In a world rife with human horrors, child abuse is among the most abominable. Almost equally horrifying is when individuals and institutions enable child abuse through neglect, willful ignorance, or woefully inadequate safeguards. Such failings shake the conscience to its core and sometimes even catalyze change.
10 Mary Ellen’s Ordeal
Before 1875, legal remedies for the grotesque mistreatment of children were imposed inconsistently throughout the United States, and agencies devoted to child protection didn’t exist. That all started to change with the 1874 case of nine-year-old Mary Ellen Wilson.
Born in 1864, Mary Ellen became a ward of New York City’s Department of Charities after her father, Thomas Wilson, died, and her mother could no longer care for her. She ended up living with Thomas and Mary McCormack, whom the department illegally assigned as her caretakers. In a stroke of awful luck, Wilson’s adoptive father would also pass away, leaving Mary McCormack in charge. McCormack would remarry, adopt the surname Connolly, and relocate to a residence in Hell’s Kitchen. There, Mary Ellen’s suffering began.
Mary Ellen led an existence of bruises and abject deprivation. Connolly kept her socially isolated and scantly clothed. She lashed the child with a rawhide whip and attacked her with scissors. Mary Ellen’s screams were so blood-curdling that a distraught neighbor felt compelled to intervene.
That neighbor was missionary Etta Wheeler. Wheeler contacted police and child charities. Law enforcement, however, was loath to act, and the charities were devoid of any legal clout. So a frustrated Etta approached Henry Bergh, who had founded the American Society for the Prevention of Cruelty to Animals (ASPCA).
Bergh was deeply moved by Mary Ellen’s plight and went to bat for her in court. Aided by the testimony of neighbors and Mary Ellen herself, he convinced a judge to have Wilson placed under court supervision. Wheeler eventually adopted the girl. Connolly was sentenced to a year of prison labor.
Media coverage from the Wilson case jolted civic-minded people across the country into action. Henry Bergh went on to found the New York Society for the Prevention of Cruelty to Children (NYSPCC), which is recognized as world’s first child protection organization. A half-century later, there were about 300 similar institutions throughout the United States. The impact of the NYSPCC was also felt overseas, with the agency providing a blueprint for children’s rights advocates in the UK and Australia.
9 The Murder Of Little Elisa
Roughly 120 years after Mary Ellen Wilson’s shrieks horrified residents of Hell’s Kitchen, Manhattanites recoiled from the screams of another defenseless girl in dire straits. But unlike Wilson, six-year-old Elisa Izquierdo didn’t have a happy ending.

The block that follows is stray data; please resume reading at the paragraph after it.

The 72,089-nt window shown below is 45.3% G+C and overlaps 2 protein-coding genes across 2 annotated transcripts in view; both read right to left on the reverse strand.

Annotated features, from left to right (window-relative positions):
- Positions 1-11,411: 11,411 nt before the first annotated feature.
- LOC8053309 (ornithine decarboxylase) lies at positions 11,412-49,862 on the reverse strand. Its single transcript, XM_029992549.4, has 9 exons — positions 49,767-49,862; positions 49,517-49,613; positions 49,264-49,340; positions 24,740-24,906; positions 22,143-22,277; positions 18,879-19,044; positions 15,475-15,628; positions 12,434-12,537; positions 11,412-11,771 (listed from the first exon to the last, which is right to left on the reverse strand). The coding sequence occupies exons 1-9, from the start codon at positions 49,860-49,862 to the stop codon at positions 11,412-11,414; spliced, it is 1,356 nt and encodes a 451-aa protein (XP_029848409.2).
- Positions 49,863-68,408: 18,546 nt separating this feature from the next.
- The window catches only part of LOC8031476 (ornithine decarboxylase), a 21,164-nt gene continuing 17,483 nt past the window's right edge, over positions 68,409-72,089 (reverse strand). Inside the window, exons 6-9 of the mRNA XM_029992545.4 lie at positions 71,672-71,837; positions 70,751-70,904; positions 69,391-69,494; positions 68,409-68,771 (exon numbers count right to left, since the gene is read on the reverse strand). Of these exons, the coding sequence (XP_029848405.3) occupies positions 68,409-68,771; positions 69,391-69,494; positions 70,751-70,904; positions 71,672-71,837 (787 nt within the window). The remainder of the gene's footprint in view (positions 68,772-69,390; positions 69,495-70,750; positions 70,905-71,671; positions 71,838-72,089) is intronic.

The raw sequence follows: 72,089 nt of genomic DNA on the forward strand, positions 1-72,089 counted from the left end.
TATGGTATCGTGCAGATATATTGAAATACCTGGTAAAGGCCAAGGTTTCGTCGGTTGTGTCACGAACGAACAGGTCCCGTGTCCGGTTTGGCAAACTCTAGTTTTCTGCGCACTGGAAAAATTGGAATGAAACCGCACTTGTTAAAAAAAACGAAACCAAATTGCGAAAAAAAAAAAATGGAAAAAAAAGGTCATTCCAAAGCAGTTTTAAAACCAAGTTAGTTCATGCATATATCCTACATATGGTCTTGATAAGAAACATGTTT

Elisa was born in 1989 with cocaine-tainted blood. Her mother, Awilda Lopez, had lost her apartment while nursing her drug habit in lieu of her two older children. Given these circumstances, a court granted sole custody of Elisa to her father, Gustavo Izquierdo. Gustavo was reportedly a fantastic and affectionate father. However, Awilda soon made her way into her daughter’s life. After completing drug rehab and finding a husband in Carlos Lopez, the recovering addict gained visitation rights.
Elisa regularly left her mother’s place with bruises. She came home needing to vomit and dreaded entering the bathroom. Somehow, this ghastliness didn’t convince a New York court that the girl was unsafe with her mother. Neither did the fact that Lopez’s husband had once stabbed Awilda with a pocketknife. Instead, Awilda was simply ordered not to strike her child.
Then, Elisa’s father died. Awilda got temporary custody. Teachers, relatives, and various social workers vociferously objected. Social services, however, rebuffed their complaints, citing a supposed lack of evidence. Reports from concerned neighbors, who heard Elisa begging not to be hurt, similarly went ignored. Eventually, Izquierdo’s mother withdrew her from school altogether. At home, she was confined to a single room and forced to relieve herself in a pot. The accumulation of undisposed waste seeped through the floor and into the apartment below.
The final straw broke in November 1995. After withstanding a torrent of burns, cuts, and strikes all over her body, Elisa stopped breathing. An uproarious public wanted to know why repeated warnings were ignored, but child welfare officials hid behind a shield of privacy laws.
Unsettled by the ease with which social workers could hide huge blunders, in 1996, New York ratified Elisa’s Law, which requires child welfare agencies to reveal when a person is charged with child abuse and report when a child dies under their watch. The legislation also did away with a requirement to destroy records of child abuse claims that, like in Elisa’s case, were deemed unsubstantiated.
8 The McColgan Abuse Nightmare
Ireland’s 1991 Child Care Act mandated that children’s well-being take top priority in abuse cases. Prior to that milestone, child protection agencies focused by and large on reforming unsafe parents with minimal police involvement. Consequently, countless children remained trapped in torturous households.
As applied sciences lecturer Dr. Harry Ferguson once pointed out, this detrimental emphasis on relatively hands-off parental reform resulted from an acutely underdeveloped knowledge of how best to address child mistreatment. Such catastrophic shortcomings would be brought to the forefront by cases such as that of siblings Sophia, Gerard, and Keith McColgan.